In Iran, a weekly publication linked with Hizbullah has welcomed the recent deadly violence in France as a blessing amid silence by authorities and hard-liners who have been quick to call for tough action against a daily that featured a picture of actor George Clooney on its front page with the headline "I Am Also Charlie."
On its front page, Ya Lesarat al-Hossein, the official publication of Iran's Ansar-e Hizbullah plain clothes militia, has congratulated Muslims on the January 7 attack while claiming that that the assassination of staff and police officers on the premises of the satirical French magazine Charlie Hebdo in Paris was the enforcement of the "legitimate punishment" of those who insult Prophet Muhammad.
"Thousands of congratulations to the nation of Muhammad," the hard-line publication wrote on its front page, which features a picture of a bouquet of pink flowers.
The main headline, in red, is a poem that expresses joy over the Paris killings and says that the "enemy that insulted Prophet Muhammad" was sent to the grave.
One of the subheadlines writes that the implementation of the 'blessed' punishment against those insulting the Prophet of Islam has nothing to do with terrorism and the militant group Islamic State.
Another subheadline condemns the "passive reaction" by Iran's President Hassan Rohani regarding the alleged insult against Muhammad and "misleading coverage" by state television.
The stance by the hard-line group, which has been involved in a state crackdown on dissidents and opposition members, goes against the official line of the Islamic republic regarding the attack.
Tehran has condemned the assault on the Paris publication that left 12 dead, including 5 cartoonists, while also criticizing what it has termed the misuse of freedom of expression "to humiliate monotheistic religions."
Speaking on January 9, Rohani denounced violence in the name of Islam and said that those who carry out violent attacks in the name of religion provoke "Islamophobia."
So far, the joyful and welcoming stance of Ya Lesarat al-Hossein regarding the violence in Paris, which also claimed the lives of five other people besides those who died at Charlie Hebdo's offices, has not been publicly denounced by Iranian officials.
But there's a been string of condemnation and calls for action against Mardom-e Emrouz over its January 13 cover page featuring Clooney, who at the Golden Globe Awards voiced solidarity with the victims of the Paris attacks while wearing a "Je Suis Charlie" badge on his tuxedo.
The daily also published Clooney's comments.
"Millions marched not only in Paris but all around the world, and there were Christians and Jews and Muslims, leaders of countries all over the world, they didn't march in protest, they marched in support of the idea that we will not walk in fear. Je suis Charlie," Clooney said.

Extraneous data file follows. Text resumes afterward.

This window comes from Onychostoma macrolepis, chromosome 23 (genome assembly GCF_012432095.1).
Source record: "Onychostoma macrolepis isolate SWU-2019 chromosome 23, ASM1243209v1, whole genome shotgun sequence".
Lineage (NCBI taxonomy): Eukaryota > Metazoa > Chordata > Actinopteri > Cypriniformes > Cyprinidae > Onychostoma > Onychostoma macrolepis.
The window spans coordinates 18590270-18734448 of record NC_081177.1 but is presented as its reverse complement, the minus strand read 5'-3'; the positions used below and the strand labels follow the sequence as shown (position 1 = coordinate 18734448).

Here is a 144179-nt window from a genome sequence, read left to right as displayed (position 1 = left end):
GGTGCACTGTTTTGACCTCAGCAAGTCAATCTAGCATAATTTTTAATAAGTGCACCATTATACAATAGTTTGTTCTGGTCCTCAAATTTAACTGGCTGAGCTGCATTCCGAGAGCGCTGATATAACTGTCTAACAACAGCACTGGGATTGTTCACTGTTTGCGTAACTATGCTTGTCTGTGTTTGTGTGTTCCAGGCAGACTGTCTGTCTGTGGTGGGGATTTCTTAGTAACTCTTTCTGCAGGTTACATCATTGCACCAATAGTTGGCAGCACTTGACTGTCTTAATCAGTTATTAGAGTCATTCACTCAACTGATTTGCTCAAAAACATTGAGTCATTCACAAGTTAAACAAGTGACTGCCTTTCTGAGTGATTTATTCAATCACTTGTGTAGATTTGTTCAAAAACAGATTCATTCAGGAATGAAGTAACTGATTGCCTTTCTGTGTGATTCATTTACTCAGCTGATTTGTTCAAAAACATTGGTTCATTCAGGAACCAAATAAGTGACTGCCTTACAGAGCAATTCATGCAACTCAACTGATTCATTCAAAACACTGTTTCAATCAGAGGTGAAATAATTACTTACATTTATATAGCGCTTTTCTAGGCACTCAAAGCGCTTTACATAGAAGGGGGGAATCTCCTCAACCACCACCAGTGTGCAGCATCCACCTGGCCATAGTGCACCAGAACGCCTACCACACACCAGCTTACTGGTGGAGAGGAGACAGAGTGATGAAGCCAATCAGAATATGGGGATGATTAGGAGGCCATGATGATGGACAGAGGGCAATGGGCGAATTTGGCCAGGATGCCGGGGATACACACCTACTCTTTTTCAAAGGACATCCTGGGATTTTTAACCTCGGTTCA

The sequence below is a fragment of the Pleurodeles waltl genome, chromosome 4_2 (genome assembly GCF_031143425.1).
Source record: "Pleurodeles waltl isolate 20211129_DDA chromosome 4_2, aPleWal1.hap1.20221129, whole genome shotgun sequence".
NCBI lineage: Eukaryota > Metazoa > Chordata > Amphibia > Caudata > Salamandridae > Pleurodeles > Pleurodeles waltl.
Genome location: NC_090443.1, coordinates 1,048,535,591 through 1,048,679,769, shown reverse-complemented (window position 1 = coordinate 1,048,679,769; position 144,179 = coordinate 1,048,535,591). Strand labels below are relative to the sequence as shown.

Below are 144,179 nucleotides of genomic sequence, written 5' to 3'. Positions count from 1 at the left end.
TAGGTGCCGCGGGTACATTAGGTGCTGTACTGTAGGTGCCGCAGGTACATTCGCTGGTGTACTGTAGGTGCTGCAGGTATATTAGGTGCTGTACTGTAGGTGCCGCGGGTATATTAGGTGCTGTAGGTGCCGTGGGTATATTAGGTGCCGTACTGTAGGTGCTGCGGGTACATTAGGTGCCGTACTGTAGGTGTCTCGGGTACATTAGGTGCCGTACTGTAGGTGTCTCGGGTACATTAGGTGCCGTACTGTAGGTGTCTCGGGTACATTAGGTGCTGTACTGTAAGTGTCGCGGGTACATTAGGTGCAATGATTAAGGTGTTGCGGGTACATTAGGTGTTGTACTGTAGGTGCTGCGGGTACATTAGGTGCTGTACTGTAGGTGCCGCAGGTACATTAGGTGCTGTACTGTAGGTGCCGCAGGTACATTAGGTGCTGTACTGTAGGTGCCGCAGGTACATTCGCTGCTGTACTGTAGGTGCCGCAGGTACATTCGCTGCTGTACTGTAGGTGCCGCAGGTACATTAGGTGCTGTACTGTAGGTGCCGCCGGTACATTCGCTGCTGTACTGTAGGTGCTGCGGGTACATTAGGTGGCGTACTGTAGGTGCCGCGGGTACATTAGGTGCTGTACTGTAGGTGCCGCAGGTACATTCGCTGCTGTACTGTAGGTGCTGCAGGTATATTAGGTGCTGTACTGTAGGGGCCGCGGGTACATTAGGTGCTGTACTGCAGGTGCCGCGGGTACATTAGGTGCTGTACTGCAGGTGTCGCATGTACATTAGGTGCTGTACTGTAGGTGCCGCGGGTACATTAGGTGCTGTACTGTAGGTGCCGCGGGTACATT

Hard-liners say they are angered that the daily covered Clooney's remarks on its front page without offering context regarding the "insulting" and "disrespectful" cartoons by Charlie Hebdo. They claim that the coverage suggest that Mardom-e Emrouz is supportive of the French weekly.
Iranian media report that some 70 lawmakers have already signed a complaint against the daily and called for harsh measures against it.
In an interview with the Fars news agency, lawmaker Zohreh Tabibzadeh accused Mardom-e Emrouz of having followed the same line as Charlie Hebdo. The weekly has been accused of insulting Muhammad in several of its cartoons, including on its latest cover, the first since the attack that hit the newsstands on January 14. The cover features Muhammad who is shedding tears while holding a sign that says "Je Suis Charlie" under the headline in French, which says "All Is Forgiven."
The cartoon has been condemned by Tehran as "insulting" and "provocative."
Tabibzadeh warned that the lack of "decisive action" against the moderate Iranian daily would result in the impeachment of Iran's Culture Minister.
Jahannews meanwhile, said that Mardom-e Emrouz's front page could suggest that the daily has joined the ranks of those insulting Muhammad. The news website said the country's Press Supervisory Board should react to such moves.
In an interview with Fars, Mardom-e Emrouz editor in chief Mohammad Ghochani defended its January 13 front page by saying that it was published before Charlie Hebdo repeated its "wrongful" action and printed another "insulting" cartoon.
Ghouchani was quoted by the hard-line news agency as saying that his paper will express its stance about the latest cartoon by Charlie Hebdo in its new issue.
Most Iranian media have condemned the deadly attack in Paris while also criticizing Charlie Hebdo for mocking Prophet Muhammad.
Some Iranians, including a number of journalists and intellectuals based in the country, have expressed online solidarity with Charlie Hebdo.
On January 8, Iranian authorities prevented a group of journalists from holding a vigil for the victims of the attack on the French weekly.
-- Golnaz Esfandiari